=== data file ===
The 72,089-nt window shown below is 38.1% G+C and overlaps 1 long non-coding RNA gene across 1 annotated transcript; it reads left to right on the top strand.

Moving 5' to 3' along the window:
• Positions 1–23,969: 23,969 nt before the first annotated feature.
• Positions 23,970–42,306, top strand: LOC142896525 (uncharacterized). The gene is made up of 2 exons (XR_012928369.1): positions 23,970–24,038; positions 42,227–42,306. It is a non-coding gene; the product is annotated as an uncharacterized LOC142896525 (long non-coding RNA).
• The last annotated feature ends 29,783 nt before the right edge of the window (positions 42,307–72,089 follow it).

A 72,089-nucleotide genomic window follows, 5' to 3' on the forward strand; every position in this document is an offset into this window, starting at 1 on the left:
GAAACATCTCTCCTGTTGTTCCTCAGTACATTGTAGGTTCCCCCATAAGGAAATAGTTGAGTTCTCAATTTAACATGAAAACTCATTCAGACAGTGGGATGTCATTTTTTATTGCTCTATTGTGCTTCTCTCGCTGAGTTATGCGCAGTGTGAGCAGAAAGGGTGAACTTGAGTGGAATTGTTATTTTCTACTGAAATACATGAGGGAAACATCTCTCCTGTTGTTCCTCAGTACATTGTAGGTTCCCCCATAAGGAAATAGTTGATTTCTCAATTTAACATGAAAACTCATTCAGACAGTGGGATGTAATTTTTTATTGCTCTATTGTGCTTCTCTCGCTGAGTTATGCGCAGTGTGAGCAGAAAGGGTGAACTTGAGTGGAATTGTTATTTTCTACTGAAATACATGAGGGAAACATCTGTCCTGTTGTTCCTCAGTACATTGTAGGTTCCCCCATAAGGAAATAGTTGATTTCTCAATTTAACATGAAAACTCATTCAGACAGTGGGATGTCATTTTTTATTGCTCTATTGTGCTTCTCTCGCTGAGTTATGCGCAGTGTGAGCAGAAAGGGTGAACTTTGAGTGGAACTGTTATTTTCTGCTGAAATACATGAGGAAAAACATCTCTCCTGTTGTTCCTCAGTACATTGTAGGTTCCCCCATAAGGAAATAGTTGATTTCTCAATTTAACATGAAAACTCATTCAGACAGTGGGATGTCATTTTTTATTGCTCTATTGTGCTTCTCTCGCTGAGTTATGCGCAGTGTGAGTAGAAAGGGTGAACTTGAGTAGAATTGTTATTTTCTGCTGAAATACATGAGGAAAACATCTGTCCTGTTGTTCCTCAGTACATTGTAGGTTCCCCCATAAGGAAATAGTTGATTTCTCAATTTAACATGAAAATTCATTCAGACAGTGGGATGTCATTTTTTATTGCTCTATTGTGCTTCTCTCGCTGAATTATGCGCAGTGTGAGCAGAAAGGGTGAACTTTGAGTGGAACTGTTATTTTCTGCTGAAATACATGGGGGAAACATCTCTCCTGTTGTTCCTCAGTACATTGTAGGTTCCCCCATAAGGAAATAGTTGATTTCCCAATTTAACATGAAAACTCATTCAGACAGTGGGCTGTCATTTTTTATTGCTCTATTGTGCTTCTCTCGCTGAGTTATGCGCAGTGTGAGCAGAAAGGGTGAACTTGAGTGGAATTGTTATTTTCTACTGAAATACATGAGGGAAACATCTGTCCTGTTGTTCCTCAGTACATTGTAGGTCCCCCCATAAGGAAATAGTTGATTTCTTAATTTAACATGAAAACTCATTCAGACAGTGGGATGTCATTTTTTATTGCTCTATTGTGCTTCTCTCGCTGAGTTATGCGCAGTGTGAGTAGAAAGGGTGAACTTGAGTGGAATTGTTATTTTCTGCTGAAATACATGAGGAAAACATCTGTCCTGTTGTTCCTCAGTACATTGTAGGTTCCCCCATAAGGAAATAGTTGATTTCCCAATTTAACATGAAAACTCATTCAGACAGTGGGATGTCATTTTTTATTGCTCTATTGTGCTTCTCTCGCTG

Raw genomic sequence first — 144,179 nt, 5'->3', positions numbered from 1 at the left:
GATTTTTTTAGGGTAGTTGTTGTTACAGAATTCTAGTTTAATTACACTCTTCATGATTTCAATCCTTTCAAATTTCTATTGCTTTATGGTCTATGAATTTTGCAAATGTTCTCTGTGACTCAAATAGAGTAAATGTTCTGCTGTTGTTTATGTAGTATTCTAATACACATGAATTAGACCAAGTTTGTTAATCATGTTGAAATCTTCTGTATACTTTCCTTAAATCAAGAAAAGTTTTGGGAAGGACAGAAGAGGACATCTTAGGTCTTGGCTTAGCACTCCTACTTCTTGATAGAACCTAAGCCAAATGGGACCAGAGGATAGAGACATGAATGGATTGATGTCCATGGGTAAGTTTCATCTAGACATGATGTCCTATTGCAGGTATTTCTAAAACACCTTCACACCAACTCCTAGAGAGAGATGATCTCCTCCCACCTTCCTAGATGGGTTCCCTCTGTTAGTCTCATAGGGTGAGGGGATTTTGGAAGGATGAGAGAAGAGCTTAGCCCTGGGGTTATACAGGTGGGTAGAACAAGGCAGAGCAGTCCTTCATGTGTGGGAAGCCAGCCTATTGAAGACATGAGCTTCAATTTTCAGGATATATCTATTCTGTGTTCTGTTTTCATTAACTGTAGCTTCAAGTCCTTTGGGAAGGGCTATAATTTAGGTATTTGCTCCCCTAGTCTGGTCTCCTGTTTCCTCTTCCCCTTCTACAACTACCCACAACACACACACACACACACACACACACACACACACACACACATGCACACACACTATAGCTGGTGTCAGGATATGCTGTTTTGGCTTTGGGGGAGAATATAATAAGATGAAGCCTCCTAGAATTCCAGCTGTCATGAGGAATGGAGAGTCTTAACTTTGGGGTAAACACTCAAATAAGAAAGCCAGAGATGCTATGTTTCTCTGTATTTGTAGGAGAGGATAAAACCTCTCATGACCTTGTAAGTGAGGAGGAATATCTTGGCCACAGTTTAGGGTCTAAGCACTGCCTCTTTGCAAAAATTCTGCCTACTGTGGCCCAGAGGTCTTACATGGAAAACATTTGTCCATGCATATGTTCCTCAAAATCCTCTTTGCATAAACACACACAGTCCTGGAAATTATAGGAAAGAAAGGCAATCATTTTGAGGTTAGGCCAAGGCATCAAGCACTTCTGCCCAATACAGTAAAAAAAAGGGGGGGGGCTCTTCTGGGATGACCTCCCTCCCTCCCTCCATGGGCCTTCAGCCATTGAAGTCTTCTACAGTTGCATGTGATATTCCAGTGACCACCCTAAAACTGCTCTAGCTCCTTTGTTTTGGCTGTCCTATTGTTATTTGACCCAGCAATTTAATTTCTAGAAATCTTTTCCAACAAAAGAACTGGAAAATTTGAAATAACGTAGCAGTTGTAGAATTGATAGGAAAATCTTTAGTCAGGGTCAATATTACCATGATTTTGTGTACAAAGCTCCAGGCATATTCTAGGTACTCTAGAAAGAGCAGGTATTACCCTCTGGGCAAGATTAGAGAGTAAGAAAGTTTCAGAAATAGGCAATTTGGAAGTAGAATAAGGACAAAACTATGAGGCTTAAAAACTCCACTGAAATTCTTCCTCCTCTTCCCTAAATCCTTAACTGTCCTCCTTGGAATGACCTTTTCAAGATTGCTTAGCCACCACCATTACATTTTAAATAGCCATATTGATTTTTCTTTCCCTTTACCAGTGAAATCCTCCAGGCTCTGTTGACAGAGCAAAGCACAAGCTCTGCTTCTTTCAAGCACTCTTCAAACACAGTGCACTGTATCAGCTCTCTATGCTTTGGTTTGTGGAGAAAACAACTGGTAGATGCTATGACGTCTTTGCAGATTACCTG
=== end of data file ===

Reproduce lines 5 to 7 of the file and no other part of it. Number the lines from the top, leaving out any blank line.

• The last annotated feature ends 29,783 nt before the right edge of the window (positions 42,307–72,089 follow it).

A 72,089-nucleotide genomic window follows, 5' to 3' on the forward strand; every position in this document is an offset into this window, starting at 1 on the left:
GAAACATCTCTCCTGTTGTTCCTCAGTACATTGTAGGTTCCCCCATAAGGAAATAGTTGAGTTCTCAATTTAACATGAAAACTCATTCAGACAGTGGGATGTCATTTTTTATTGCTCTATTGTGCTTCTCTCGCTGAGTTATGCGCAGTGTGAGCAGAAAGGGTGAACTTGAGTGGAATTGTTATTTTCTACTGAAATACATGAGGGAAACATCTCTCCTGTTGTTCCTCAGTACATTGTAGGTTCCCCCATAAGGAAATAGTTGATTTCTCAATTTAACATGAAAACTCATTCAGACAGTGGGATGTAATTTTTTATTGCTCTATTGTGCTTCTCTCGCTGAGTTATGCGCAGTGTGAGCAGAAAGGGTGAACTTGAGTGGAATTGTTATTTTCTACTGAAATACATGAGGGAAACATCTGTCCTGTTGTTCCTCAGTACATTGTAGGTTCCCCCATAAGGAAATAGTTGATTTCTCAATTTAACATGAAAACTCATTCAGACAGTGGGATGTCATTTTTTATTGCTCTATTGTGCTTCTCTCGCTGAGTTATGCGCAGTGTGAGCAGAAAGGGTGAACTTTGAGTGGAACTGTTATTTTCTGCTGAAATACATGAGGAAAAACATCTCTCCTGTTGTTCCTCAGTACATTGTAGGTTCCCCCATAAGGAAATAGTTGATTTCTCAATTTAACATGAAAACTCATTCAGACAGTGGGATGTCATTTTTTATTGCTCTATTGTGCTTCTCTCGCTGAGTTATGCGCAGTGTGAGTAGAAAGGGTGAACTTGAGTAGAATTGTTATTTTCTGCTGAAATACATGAGGAAAACATCTGTCCTGTTGTTCCTCAGTACATTGTAGGTTCCCCCATAAGGAAATAGTTGATTTCTCAATTTAACATGAAAATTCATTCAGACAGTGGGATGTCATTTTTTATTGCTCTATTGTGCTTCTCTCGCTGAATTATGCGCAGTGTGAGCAGAAAGGGTGAACTTTGAGTGGAACTGTTATTTTCTGCTGAAATACATGGGGGAAACATCTCTCCTGTTGTTCCTCAGTACATTGTAGGTTCCCCCATAAGGAAATAGTTGATTTCCCAATTTAACATGAAAACTCATTCAGACAGTGGGCTGTCATTTTTTATTGCTCTATTGTGCTTCTCTCGCTGAGTTATGCGCAGTGTGAGCAGAAAGGGTGAACTTGAGTGGAATTGTTATTTTCTACTGAAATACATGAGGGAAACATCTGTCCTGTTGTTCCTCAGTACATTGTAGGTCCCCCCATAAGGAAATAGTTGATTTCTTAATTTAACATGAAAACTCATTCAGACAGTGGGATGTCATTTTTTATTGCTCTATTGTGCTTCTCTCGCTGAGTTATGCGCAGTGTGAGTAGAAAGGGTGAACTTGAGTGGAATTGTTATTTTCTGCTGAAATACATGAGGAAAACATCTGTCCTGTTGTTCCTCAGTACATTGTAGGTTCCCCCATAAGGAAATAGTTGATTTCCCAATTTAACATGAAAACTCATTCAGACAGTGGGATGTCATTTTTTATTGCTCTATTGTGCTTCTCTCGCTG